When the 112th Congress convenes on Wednesday one of the first orders of business in the Senate will be to set the rules of debate for the new term. This seemingly routine bit of parliamentary housekeeping will be a lightning rod for partisan contention, dividing Democrats and Republicans over filibuster reform.
The story so far: At the close of the last session, every returning Senate Democrat signed a letter to Majority Leader Harry Reid (D-Nevada) calling for filibuster reform. Under Senate procedures, a two-thirds vote is ordinarily required to change the rules. But a procedural loophole makes it possible on the first day of a new term to adopt new rules by a majority vote, a procedure that the Republican minority rejects.
The filibuster rule is by definition a partisan issue, but one defined less by party label than by shifting electoral fortunes and consequent majority or minority status.
Since the filibuster is a legislative tool used by the minority party (Democrat or Republican) to avoid being steamrollered by the majority, members of the minority (in this case, Senate Republicans) have a vested interest in opposing reforms that would make it more difficult to mount filibusters.
Senate Democrats, by the same logic, have a vested interest in enacting reforms that would make it harder to filibuster their legislative agenda.
Settling the debate
Who’s right is more than a matter of whose ox is being gored. There are constitutional arguments on both sides of the issue. Democratic proponents of reform are demanding an end to the almost automatic way that filibusters have been used in recent years. They say that current Senate procedures subvert majority rule and promote legislative gridlock.
Republicans contend that the Senate’s role in the constitutional order is to check unrestrained majority rule and that filibuster rules, adopted under powers given to Congress by the Constitution, fulfill that function.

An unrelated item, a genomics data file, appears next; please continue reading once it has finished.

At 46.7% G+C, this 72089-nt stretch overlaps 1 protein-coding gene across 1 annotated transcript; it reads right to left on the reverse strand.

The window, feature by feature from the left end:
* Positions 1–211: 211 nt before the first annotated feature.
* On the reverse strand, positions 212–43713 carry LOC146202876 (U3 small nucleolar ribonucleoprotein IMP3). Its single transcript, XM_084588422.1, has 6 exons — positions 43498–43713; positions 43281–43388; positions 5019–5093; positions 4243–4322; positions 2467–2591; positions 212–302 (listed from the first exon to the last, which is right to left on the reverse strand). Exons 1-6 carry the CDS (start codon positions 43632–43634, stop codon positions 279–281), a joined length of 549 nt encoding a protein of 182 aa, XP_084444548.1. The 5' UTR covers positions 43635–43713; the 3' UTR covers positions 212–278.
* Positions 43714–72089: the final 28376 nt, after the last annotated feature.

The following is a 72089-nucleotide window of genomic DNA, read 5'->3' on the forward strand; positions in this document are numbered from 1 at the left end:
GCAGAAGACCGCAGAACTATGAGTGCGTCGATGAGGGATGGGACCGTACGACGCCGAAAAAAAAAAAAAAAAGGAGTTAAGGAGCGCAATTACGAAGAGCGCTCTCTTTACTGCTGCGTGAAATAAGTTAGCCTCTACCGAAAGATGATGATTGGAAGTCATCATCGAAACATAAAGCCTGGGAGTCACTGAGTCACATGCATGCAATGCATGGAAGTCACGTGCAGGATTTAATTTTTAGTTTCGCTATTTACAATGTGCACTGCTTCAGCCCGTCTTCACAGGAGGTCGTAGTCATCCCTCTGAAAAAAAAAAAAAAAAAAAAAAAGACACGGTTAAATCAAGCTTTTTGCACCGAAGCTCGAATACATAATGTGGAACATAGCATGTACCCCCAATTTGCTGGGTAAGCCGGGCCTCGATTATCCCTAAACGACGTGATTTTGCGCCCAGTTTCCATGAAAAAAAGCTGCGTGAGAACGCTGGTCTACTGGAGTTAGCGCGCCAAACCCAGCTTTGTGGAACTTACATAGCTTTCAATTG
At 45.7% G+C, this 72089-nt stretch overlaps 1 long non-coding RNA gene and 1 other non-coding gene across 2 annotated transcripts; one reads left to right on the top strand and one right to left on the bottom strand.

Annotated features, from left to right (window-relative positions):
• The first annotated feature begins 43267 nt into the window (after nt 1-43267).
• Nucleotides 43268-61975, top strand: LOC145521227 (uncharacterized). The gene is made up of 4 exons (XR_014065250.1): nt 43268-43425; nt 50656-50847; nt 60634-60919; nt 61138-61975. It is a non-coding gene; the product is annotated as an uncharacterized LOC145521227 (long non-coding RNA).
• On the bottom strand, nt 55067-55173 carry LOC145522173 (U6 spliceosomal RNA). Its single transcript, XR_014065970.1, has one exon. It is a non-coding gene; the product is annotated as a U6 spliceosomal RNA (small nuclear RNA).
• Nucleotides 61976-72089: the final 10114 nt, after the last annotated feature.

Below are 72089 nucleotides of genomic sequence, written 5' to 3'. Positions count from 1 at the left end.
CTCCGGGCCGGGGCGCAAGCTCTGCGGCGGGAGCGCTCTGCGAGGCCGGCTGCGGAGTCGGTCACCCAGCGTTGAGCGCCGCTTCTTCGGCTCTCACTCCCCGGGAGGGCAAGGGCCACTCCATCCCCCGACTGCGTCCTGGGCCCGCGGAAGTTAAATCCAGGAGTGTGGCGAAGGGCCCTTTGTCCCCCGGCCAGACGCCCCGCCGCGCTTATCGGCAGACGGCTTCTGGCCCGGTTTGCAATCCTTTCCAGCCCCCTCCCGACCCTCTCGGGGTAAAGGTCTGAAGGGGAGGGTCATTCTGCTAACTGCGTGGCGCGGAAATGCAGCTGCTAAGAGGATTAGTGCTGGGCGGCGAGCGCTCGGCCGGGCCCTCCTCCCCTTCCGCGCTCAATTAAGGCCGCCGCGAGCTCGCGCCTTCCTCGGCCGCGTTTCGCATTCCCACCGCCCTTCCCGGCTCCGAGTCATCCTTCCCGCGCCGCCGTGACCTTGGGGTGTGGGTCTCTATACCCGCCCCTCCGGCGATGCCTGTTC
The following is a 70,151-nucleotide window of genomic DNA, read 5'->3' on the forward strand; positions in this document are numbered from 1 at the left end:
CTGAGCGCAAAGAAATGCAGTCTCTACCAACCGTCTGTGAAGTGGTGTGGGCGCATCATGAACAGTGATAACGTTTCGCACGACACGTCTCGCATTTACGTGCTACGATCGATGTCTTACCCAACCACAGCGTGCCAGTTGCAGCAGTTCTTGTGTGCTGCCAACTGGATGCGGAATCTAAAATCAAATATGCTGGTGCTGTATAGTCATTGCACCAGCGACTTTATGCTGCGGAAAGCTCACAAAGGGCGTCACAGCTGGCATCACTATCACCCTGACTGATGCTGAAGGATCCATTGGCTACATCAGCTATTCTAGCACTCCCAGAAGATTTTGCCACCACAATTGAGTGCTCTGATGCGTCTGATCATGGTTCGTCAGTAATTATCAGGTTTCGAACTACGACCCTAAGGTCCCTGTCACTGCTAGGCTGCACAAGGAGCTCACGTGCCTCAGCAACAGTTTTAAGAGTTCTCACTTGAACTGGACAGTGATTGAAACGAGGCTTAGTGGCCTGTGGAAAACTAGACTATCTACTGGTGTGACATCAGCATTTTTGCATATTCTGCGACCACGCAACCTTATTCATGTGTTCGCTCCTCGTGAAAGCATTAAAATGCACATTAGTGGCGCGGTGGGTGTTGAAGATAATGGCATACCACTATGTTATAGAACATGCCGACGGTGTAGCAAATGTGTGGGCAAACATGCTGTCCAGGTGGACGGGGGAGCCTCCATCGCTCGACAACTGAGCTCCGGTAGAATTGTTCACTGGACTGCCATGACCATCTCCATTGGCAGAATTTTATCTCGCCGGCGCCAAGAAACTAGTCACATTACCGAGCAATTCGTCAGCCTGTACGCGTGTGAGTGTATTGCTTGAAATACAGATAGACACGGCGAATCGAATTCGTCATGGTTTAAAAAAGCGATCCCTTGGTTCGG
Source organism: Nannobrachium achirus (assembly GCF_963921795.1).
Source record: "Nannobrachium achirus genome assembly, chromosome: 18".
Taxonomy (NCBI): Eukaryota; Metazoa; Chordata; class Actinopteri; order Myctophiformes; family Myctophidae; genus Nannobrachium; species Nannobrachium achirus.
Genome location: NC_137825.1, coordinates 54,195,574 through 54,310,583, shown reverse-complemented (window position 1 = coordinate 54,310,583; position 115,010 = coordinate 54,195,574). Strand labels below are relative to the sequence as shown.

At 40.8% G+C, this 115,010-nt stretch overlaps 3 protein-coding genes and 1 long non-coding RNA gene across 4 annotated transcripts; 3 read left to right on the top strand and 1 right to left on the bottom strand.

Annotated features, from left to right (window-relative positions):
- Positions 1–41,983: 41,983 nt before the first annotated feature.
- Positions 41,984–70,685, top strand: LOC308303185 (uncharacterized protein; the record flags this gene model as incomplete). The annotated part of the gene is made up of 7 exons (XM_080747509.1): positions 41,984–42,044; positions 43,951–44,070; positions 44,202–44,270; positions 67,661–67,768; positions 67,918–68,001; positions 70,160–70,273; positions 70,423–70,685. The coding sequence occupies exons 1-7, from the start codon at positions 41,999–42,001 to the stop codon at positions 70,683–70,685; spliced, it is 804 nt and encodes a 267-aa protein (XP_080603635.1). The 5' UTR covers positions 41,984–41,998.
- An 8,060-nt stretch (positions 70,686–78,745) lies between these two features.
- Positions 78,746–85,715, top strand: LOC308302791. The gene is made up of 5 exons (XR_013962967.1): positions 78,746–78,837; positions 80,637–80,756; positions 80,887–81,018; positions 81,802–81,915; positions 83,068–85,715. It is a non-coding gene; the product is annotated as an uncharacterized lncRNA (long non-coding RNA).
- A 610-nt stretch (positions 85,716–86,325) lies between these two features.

The filibuster debate has unfolded over decades. At one time, filibusters were reserved primarily for matters of obvious national importance and cloture motions (to end debate) were generally filed only after an extended period of debate had actually taken place. During the civil rights era in the 1960s, for instance, filibusters attracted national attention because of the importance of the issues involved and because they were fairly unusual events, involving marathon speeches on the Senate floor. Today, by contrast, cloture votes have become a routine part of the Senate’s floor procedures, even though marathon floor speeches are still quite rare.
Ground zero in the filibuster debate is Senate Rule 22, the cloture rule, which requires a 60-vote supermajority, to end debate. The rule is routinely invoked, often as soon as a measure is brought to the floor for consideration and before debate takes place. As a result, 60 votes are needed to block a threatened filibuster and move legislation through the Senate.
Proponents of reform argue that the Constitution clearly specifies those rare instances where a supermajority is required (the two-thirds vote required to ratify a treaty or propose a constitutional amendment, for example) and that creating, in effect, a 60-vote threshold for ordinary legislation imposes a supermajority where the framers contemplated a simple majority.